On occasion, I’ve written about my weight, type II diabetes, and running. If you wanna get caught up, check out this post. I’ve even written about how food and weight loss is a spiritual issue for me. To make a long story short, I was diagnosed with diabetes and decided to fight back. I lost around a 120 pounds and developed a fondness for running, or at least the slow shuffle I refer to as running. I’m ashamed to admit that my old-self has fought back somewhat. I suffered some nagging injuries and started a new desk job last year. Admittedly, these are poor excuses, but the end result was gaining back about 60 pounds. My last trip to the doctor led to an ultimatum; get control over this or go back on medication for your diabetes. So I am once again fighting back. I rejoined Weight Watchers in January and have lost 13 pounds or so since. Something about paying for my weight loss inspires me to stick with it.

But the point is, I’m fighting back. I even ran today. It sucked, but I did it. I could have chosen to give up and allow myself to be characterized by my many, many past failures. But I chose instead to do the best I could.

It occurred to me today that we often face the same choice in our spiritual walks. Too often Christians allow themselves to be characterized by their past sin and failures. We never experience the abundant life Christ offers us because we simply can’t let go of our past. Time and time again I hear the same cry, “I just can’t forgive myself!” 

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Sin is nothing to take lightly and sorrow is the natural reaction to it. Sin should break us and bring us to our knees. But at some point, we have to look up. The Apostle Paul wrote that Godly sorrow brings repentance that leads to salvation (2 Corinthians 7:10). There is a reason for the pain and sorrow that sin causes. It causes us to reach out for Christ. Paul also wrote that a worldly sorrow brings death. Romans 6:23 says that the wages of sin are death; but the gift of God is eternal life through Jesus Christ our Lord. When we neglect repentance, our sin is all pain and all sorrow with no gift. Godly sorrow lead to repentance, worldly sorrow leads to death; it’s our choice.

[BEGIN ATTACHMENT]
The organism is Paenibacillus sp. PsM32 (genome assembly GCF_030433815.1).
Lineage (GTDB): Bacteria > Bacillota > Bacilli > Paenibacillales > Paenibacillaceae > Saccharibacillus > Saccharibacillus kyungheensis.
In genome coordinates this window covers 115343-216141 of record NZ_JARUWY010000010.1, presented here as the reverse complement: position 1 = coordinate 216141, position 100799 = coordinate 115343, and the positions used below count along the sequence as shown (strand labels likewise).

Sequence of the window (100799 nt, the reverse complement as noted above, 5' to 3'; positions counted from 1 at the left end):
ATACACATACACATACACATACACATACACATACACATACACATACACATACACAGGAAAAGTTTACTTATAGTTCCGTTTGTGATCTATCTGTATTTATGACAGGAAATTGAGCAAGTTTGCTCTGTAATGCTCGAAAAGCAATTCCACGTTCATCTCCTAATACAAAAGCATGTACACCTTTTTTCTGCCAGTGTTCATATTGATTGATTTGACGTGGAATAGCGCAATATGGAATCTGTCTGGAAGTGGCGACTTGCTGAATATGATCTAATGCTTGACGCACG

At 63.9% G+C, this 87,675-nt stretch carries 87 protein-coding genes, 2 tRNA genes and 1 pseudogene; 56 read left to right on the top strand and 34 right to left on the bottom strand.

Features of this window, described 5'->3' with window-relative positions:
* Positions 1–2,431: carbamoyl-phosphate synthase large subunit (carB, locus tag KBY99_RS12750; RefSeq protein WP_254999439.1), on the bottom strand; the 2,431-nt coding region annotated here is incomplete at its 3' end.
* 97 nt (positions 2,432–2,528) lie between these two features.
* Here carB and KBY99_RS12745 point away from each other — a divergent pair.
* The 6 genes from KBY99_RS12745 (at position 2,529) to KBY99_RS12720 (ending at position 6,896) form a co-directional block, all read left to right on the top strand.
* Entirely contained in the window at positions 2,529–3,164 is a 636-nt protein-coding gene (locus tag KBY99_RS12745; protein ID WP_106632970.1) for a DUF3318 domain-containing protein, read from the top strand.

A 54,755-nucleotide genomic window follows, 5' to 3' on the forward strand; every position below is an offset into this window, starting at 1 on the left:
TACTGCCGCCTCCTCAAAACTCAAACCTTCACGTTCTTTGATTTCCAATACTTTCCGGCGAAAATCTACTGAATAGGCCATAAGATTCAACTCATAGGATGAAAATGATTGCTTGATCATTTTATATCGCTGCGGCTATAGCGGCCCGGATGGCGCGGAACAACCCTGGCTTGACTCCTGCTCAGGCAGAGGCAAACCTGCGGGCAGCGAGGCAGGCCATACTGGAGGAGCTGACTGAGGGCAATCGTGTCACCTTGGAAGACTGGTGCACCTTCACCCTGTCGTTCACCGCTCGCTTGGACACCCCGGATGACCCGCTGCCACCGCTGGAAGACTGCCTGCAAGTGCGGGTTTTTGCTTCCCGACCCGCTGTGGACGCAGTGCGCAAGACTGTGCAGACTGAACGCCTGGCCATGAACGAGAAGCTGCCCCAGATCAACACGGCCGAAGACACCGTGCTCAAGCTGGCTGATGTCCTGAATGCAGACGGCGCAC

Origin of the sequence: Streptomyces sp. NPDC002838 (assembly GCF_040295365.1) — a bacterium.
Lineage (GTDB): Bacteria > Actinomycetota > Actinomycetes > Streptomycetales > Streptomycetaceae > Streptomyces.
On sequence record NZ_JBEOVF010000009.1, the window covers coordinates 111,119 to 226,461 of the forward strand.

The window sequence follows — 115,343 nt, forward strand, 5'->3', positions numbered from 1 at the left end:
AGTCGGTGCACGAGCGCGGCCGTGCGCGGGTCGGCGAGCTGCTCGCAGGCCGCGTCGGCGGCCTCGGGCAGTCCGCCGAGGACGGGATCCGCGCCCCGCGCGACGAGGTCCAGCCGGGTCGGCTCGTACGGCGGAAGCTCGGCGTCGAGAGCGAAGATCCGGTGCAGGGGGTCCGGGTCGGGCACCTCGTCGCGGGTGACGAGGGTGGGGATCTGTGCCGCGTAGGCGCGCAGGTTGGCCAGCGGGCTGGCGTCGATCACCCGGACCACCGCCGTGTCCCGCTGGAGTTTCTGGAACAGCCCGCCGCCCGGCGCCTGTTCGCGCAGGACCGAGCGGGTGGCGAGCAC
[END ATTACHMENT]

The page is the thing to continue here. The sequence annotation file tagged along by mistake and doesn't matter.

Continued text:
My sinful relationship with food has lead me to struggle with maintaining a healthy weight and to diabetes. Where has your sin led you?

More importantly, how will you respond? 

Personal Accountability in the Book of Amos

Bible Backgrounds: AmosThe first four chapters of Amos are gut-wrenching. Amos is a prophet delivering God’s Word to the nation of Israel. He is not happy. Nor does Amos beat around the bush; he calls Israel out in a very explicit way. He begins by preaching judgment on the nations that surround Israel. With each pronouncement he moves closer and closer to Israel like a noose tightening around their neck. Midway through Chapter 2, the full judgment of God is being preached on the nation of Israel and their sins are many.

The prophet tells Israel that their days are numbered because they are taking advantage of the needy. The Israelites  “sell the righteous for money and the needy for a pair of sandals” (2:6), “turn aside the way of the humble” (2:7) and “a man and his father resort to the same girl” (2:7). Amos paints a picture of Israel that is disturbing. It is a land that is built on the backs of the poor and is characterized by sexual immorality. What’s even more disturbing is that Amos preaches that the Israelites do these things to “profane [God’s] holy name” (2:7). 

Amos is suggesting that the Israelites take delight in their sin. They take pleasure in flaunting their sins before God and they mock Him with their disobedience. Their disobedience is not cause by ignorance; rather, they have gleefully chosen to live in sin.

What’s even more disturbing to me is that I can see this in our own culture. We live in a world that often celebrates what God has called out as sin. Our world mocks those who attempt to be loyal to God’s Word. Our world often profanes the Holy name of God.

The first four chapters of Amos are difficult to swallow because the prophet is preaching to Israel collectively. He is dealing with them on a corporate level as a nation and things appear to be hopeless. Amos preaches that “flight will perish from the swift, and the stalwart will not strengthen his power, nor the mighty man save his life. He who grasps the bow will not stand his ground, the swift of foot will not escape, nor will he who rides the horse save his life. Even the bravest among the warriors will fly naked in that day” (2:14-16).